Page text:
Phi in Ancient Religion

From the earliest known scripture in the Rig-Veda, the Divine Proportion has been at the epicenter of virtually all religions. Based on astronomical observations and cosmological interpretations, this ancient text suggests the existence of a transcendental mountain named Mount Meru stretching from the deepest ocean into the furthest space where the gods lived, dancing and singing on its golden summit. The gods themselves were of course personifications of the Sun, Moon and visible planets whose orbital frequencies, patterns and conjunctive resonances with Earth created a kind of celestial music or Music of the Spheres. First described in the Rig-Veda as sruti or “what is heard,” this musical cosmology was based in large part on the golden ratio.

According to Vedic grammarian Pingala in his Art of Prosody (400-200 BC), Mount Meru was actually a symbol for the Fibonacci series converging to the golden ratio. Meru was seen as a pyramidal cadence of numbers reaching toward a central axis of gold (Fig. 1)


Figure 1. Vedic Mount Meru as a Fibonacci cadence.

As the Rig-Veda tells it, the gods were associated with the Sun (Surya), Moon (Soma), Venus (Shukra), Mercury (Budha) and other planets that passed over Meru. In particular, the Venusian god Shukra was described as hovering over the sacred mountain to protect and fertilize it. This association is very important since the orbital geometry of Venus traces a pentagonal rose or star in the night sky over an 8-year period, exhibiting many near golden ratios in its intersections and retrograde loops (Fig. 2).

According to the Rig-Veda, the god of Meru was Lord Kubera, the god of wealth and riches who valued gold above all else. To protect the gold, asuras or coiled serpents living in the mountain would hide it in their serpent holes. But since the teacher of the asuras was Shukra, the god of Venus, it was really he who showed them how to hide the gold in the sacred mountain. As a metaphor for the Divine Proportion at the center of a Fibonacci spiral, the orbital star of Venus is what really paved heaven with gold.


Figure 2. The pentagonal orbit of Venus as seen from Earth over an 8-year period.

From this Vedic cosmology and its divine number came most every other religion. Best we can tell it all began with a Sanskrit-speaking Armenian Aryan tribe living in northern Turkey. Migrating southward about 5,800 years ago, it was these “noble people” who introduced the Rig-Veda to the world, bringing with it the rise of human civilization.

In Mesopotamia they founded the Sumerian civilization, named after Su-meru or “wonderful Meru.” In Ethiopia, they traveled down the Nile to establish To-Mera, the Egyptian civilization that built the Great Pyramid known as M’R or myrrh. To the east of Egypt was Amurru, the holy land of Canaan where they blended the Vedic beliefs of ancient Egypt and Mesopotamia. Later, the Babylonians created their own blend of Canaanite beliefs to worship the sky gods and their sacred mount Carmel.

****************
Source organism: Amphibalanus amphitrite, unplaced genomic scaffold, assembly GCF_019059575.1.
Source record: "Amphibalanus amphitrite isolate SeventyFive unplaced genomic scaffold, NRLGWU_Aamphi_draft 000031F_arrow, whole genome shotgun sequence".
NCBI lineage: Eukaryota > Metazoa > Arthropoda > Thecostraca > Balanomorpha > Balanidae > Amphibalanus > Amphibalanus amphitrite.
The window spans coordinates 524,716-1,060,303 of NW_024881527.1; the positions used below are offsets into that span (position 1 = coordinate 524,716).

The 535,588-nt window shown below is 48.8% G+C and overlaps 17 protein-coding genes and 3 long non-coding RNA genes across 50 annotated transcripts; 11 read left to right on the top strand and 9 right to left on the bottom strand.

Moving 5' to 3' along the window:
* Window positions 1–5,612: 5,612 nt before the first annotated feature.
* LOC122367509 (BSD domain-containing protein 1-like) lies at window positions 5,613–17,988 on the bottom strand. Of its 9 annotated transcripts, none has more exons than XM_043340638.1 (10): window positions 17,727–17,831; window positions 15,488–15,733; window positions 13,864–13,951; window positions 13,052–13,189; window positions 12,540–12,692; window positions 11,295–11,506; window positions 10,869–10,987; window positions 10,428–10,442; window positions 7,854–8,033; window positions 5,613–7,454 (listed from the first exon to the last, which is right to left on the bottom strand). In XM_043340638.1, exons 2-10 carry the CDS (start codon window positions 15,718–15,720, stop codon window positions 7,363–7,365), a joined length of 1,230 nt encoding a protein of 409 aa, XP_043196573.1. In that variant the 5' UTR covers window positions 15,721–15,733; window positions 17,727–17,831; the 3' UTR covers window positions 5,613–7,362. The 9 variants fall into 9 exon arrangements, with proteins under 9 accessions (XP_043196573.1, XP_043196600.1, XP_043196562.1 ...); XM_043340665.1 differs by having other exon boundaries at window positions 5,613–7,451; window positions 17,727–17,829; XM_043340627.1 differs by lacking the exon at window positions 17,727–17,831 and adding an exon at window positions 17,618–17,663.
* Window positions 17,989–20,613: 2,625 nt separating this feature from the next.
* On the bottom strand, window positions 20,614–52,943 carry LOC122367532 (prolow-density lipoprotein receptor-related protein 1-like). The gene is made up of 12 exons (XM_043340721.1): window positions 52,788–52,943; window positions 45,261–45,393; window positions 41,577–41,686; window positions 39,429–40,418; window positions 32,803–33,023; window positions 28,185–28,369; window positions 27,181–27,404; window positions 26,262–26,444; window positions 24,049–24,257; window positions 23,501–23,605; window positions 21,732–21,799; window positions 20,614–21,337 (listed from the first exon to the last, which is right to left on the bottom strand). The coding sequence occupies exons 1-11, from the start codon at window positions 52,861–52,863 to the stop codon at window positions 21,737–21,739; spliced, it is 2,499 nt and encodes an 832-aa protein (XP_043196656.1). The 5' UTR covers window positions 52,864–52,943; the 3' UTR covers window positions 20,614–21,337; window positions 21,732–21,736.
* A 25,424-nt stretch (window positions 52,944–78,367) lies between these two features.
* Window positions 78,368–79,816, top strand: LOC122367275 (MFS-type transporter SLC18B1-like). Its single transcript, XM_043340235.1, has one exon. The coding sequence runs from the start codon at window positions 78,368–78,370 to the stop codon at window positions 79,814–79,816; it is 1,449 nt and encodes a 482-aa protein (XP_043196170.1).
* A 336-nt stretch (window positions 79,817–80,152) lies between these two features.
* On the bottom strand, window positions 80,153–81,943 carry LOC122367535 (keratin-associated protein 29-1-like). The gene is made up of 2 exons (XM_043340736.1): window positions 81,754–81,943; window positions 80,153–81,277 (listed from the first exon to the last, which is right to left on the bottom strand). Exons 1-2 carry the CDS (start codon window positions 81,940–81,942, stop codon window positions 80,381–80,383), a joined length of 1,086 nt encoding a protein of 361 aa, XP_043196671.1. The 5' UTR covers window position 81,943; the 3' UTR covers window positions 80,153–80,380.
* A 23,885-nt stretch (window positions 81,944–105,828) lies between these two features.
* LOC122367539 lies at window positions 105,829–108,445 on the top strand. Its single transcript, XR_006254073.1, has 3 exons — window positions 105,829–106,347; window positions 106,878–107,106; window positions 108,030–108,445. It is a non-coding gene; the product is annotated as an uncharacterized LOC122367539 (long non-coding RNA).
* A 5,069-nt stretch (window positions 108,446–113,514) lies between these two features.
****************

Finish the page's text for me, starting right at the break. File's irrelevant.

Moving into the Indus Valley of northwestern India, the Aryans intermarried with the Dravidic tribes and migrated south to the tip of the pyramid-shaped Indian subcontinent. There they built many great Meru temples near Tamil Nadu (meaning tail end). The island of Sri Lanka just off the coast was even considered the golden summit of Meru that had broken off and fallen into the sea.

Migrating eastward into China, the Aryans built many earthen pyramids in honor of Meru. From this, the entire Asian continent came to adopt the Rig-Veda and its cosmology, becoming the foundation for Buddhism, Jainism and Taoism. At the same time, a growing body of evidence suggests westward voyages across the Atlantic delivered the same Vedic cosmology to the Americas. Discoveries of Old World artifacts, Sanskrit writing, pyramids of the Sun and Venus – even a god named Amuru and mountains named Amerrique – are all compelling evidence that the Rig-Veda was the inspiration behind the Mayan, Aztec, Incan, Hopi and other Native American religions.

Back in the Mediterranean, the Ithacans and Phoenicians introduced Vedic cosmology to the Greeks, who (along with the Etruscans) introduced it to the Romans. During the Holy Roman Empire, it was distributed throughout Europe in the anthropomorphic forms of Christianity. From there it sailed back to America and the rest, as they say, is history.

So, whether you call it Moriah, Carmel, Sinai, Sion, Olympus, Athos, Etna, Acropolis, Ida, Hara Berezalti, Mount Koya-san, Kailash, Machapuchare, Machu Picchu, Amerrique or Capitol Hill, you will always find a sacred Fibonacci mountain at the heart of religion. And whether you call her Shukra, Vena, Lusaaset, Hathor, Isis, Ishtar, Astarte, Inanna, Semiramis, Ashtoreth, Asherah, Demeter, Aphrodite, Venus, Libertas, Lucia, Eastre, Austro, Ostara, Freyja, Britannia, Marianne or the Columbian goddess known as Lady Liberty, you will always find a pentagonal star hovering over the sacred mountain to protect its gold and make it fertile. Honored even today in the “Christmas” Tree of Asherah, these are the symbols of the Divine Proportion that together trace back to the true origin of the world’s great religions.

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